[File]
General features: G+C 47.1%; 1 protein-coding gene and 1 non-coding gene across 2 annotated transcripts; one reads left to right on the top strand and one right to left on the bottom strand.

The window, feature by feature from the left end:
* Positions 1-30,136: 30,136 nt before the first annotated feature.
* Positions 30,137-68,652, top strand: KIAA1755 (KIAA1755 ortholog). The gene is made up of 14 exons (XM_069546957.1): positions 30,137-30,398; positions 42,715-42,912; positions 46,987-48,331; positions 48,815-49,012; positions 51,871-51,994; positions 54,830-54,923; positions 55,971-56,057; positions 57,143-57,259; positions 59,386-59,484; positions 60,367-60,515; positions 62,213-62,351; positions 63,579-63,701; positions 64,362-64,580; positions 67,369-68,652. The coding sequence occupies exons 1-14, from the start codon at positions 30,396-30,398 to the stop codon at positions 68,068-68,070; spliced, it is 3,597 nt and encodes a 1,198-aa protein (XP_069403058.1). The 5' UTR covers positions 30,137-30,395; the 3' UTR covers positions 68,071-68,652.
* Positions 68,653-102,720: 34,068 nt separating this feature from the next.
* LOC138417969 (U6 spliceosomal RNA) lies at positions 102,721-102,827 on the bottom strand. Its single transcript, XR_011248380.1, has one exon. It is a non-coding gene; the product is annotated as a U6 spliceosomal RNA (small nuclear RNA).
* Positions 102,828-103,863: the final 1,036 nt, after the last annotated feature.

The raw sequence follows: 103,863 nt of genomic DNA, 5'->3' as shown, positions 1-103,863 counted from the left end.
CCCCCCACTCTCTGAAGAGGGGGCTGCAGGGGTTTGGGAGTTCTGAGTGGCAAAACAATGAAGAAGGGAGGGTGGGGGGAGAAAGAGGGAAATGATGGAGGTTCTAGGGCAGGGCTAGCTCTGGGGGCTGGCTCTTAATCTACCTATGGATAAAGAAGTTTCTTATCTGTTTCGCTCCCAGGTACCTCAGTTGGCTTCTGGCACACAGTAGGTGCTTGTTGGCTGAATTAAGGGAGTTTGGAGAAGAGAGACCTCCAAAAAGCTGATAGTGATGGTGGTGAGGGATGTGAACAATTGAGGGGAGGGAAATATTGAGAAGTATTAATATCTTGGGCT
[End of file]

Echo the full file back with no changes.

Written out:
General features: G+C 47.1%; 1 protein-coding gene and 1 non-coding gene across 2 annotated transcripts; one reads left to right on the top strand and one right to left on the bottom strand.

The window, feature by feature from the left end:
* Positions 1-30,136: 30,136 nt before the first annotated feature.
* Positions 30,137-68,652, top strand: KIAA1755 (KIAA1755 ortholog). The gene is made up of 14 exons (XM_069546957.1): positions 30,137-30,398; positions 42,715-42,912; positions 46,987-48,331; positions 48,815-49,012; positions 51,871-51,994; positions 54,830-54,923; positions 55,971-56,057; positions 57,143-57,259; positions 59,386-59,484; positions 60,367-60,515; positions 62,213-62,351; positions 63,579-63,701; positions 64,362-64,580; positions 67,369-68,652. The coding sequence occupies exons 1-14, from the start codon at positions 30,396-30,398 to the stop codon at positions 68,068-68,070; spliced, it is 3,597 nt and encodes a 1,198-aa protein (XP_069403058.1). The 5' UTR covers positions 30,137-30,395; the 3' UTR covers positions 68,071-68,652.
* Positions 68,653-102,720: 34,068 nt separating this feature from the next.
* LOC138417969 (U6 spliceosomal RNA) lies at positions 102,721-102,827 on the bottom strand. Its single transcript, XR_011248380.1, has one exon. It is a non-coding gene; the product is annotated as a U6 spliceosomal RNA (small nuclear RNA).
* Positions 102,828-103,863: the final 1,036 nt, after the last annotated feature.

The raw sequence follows: 103,863 nt of genomic DNA, 5'->3' as shown, positions 1-103,863 counted from the left end.
CCCCCCACTCTCTGAAGAGGGGGCTGCAGGGGTTTGGGAGTTCTGAGTGGCAAAACAATGAAGAAGGGAGGGTGGGGGGAGAAAGAGGGAAATGATGGAGGTTCTAGGGCAGGGCTAGCTCTGGGGGCTGGCTCTTAATCTACCTATGGATAAAGAAGTTTCTTATCTGTTTCGCTCCCAGGTACCTCAGTTGGCTTCTGGCACACAGTAGGTGCTTGTTGGCTGAATTAAGGGAGTTTGGAGAAGAGAGACCTCCAAAAAGCTGATAGTGATGGTGGTGAGGGATGTGAACAATTGAGGGGAGGGAAATATTGAGAAGTATTAATATCTTGGGCT